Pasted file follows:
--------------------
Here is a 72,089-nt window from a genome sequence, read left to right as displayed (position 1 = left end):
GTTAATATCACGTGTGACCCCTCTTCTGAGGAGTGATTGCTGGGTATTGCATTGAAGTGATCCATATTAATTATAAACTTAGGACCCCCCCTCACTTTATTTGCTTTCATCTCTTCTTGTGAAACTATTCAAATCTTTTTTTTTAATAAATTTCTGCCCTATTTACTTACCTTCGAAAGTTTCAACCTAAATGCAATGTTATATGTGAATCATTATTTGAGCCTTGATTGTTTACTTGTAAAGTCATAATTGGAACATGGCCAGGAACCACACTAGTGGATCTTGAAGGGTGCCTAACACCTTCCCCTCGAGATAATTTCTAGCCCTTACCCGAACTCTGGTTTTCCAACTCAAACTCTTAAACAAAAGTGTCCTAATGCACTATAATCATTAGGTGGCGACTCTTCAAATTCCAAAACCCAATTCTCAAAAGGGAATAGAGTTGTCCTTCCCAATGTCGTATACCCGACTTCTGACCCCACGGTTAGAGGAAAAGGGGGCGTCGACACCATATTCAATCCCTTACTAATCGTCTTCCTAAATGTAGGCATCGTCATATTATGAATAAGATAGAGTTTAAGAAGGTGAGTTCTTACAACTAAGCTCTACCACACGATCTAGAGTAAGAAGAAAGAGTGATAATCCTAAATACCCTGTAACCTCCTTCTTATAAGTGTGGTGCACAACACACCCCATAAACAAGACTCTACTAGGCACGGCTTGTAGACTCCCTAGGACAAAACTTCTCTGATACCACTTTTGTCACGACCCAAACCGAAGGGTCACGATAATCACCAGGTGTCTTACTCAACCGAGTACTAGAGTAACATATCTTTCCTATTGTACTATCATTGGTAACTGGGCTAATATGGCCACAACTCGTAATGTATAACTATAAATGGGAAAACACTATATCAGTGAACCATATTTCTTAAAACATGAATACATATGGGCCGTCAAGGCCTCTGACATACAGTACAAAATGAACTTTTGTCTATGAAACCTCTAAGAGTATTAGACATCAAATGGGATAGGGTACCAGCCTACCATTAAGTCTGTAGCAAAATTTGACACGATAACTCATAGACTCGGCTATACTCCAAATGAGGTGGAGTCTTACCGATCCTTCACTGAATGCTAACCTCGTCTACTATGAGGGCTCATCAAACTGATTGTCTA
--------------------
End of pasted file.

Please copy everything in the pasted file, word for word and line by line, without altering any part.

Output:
Here is a 72,089-nt window from a genome sequence, read left to right as displayed (position 1 = left end):
GTTAATATCACGTGTGACCCCTCTTCTGAGGAGTGATTGCTGGGTATTGCATTGAAGTGATCCATATTAATTATAAACTTAGGACCCCCCCTCACTTTATTTGCTTTCATCTCTTCTTGTGAAACTATTCAAATCTTTTTTTTTAATAAATTTCTGCCCTATTTACTTACCTTCGAAAGTTTCAACCTAAATGCAATGTTATATGTGAATCATTATTTGAGCCTTGATTGTTTACTTGTAAAGTCATAATTGGAACATGGCCAGGAACCACACTAGTGGATCTTGAAGGGTGCCTAACACCTTCCCCTCGAGATAATTTCTAGCCCTTACCCGAACTCTGGTTTTCCAACTCAAACTCTTAAACAAAAGTGTCCTAATGCACTATAATCATTAGGTGGCGACTCTTCAAATTCCAAAACCCAATTCTCAAAAGGGAATAGAGTTGTCCTTCCCAATGTCGTATACCCGACTTCTGACCCCACGGTTAGAGGAAAAGGGGGCGTCGACACCATATTCAATCCCTTACTAATCGTCTTCCTAAATGTAGGCATCGTCATATTATGAATAAGATAGAGTTTAAGAAGGTGAGTTCTTACAACTAAGCTCTACCACACGATCTAGAGTAAGAAGAAAGAGTGATAATCCTAAATACCCTGTAACCTCCTTCTTATAAGTGTGGTGCACAACACACCCCATAAACAAGACTCTACTAGGCACGGCTTGTAGACTCCCTAGGACAAAACTTCTCTGATACCACTTTTGTCACGACCCAAACCGAAGGGTCACGATAATCACCAGGTGTCTTACTCAACCGAGTACTAGAGTAACATATCTTTCCTATTGTACTATCATTGGTAACTGGGCTAATATGGCCACAACTCGTAATGTATAACTATAAATGGGAAAACACTATATCAGTGAACCATATTTCTTAAAACATGAATACATATGGGCCGTCAAGGCCTCTGACATACAGTACAAAATGAACTTTTGTCTATGAAACCTCTAAGAGTATTAGACATCAAATGGGATAGGGTACCAGCCTACCATTAAGTCTGTAGCAAAATTTGACACGATAACTCATAGACTCGGCTATACTCCAAATGAGGTGGAGTCTTACCGATCCTTCACTGAATGCTAACCTCGTCTACTATGAGGGCTCATCAAACTGATTGTCTA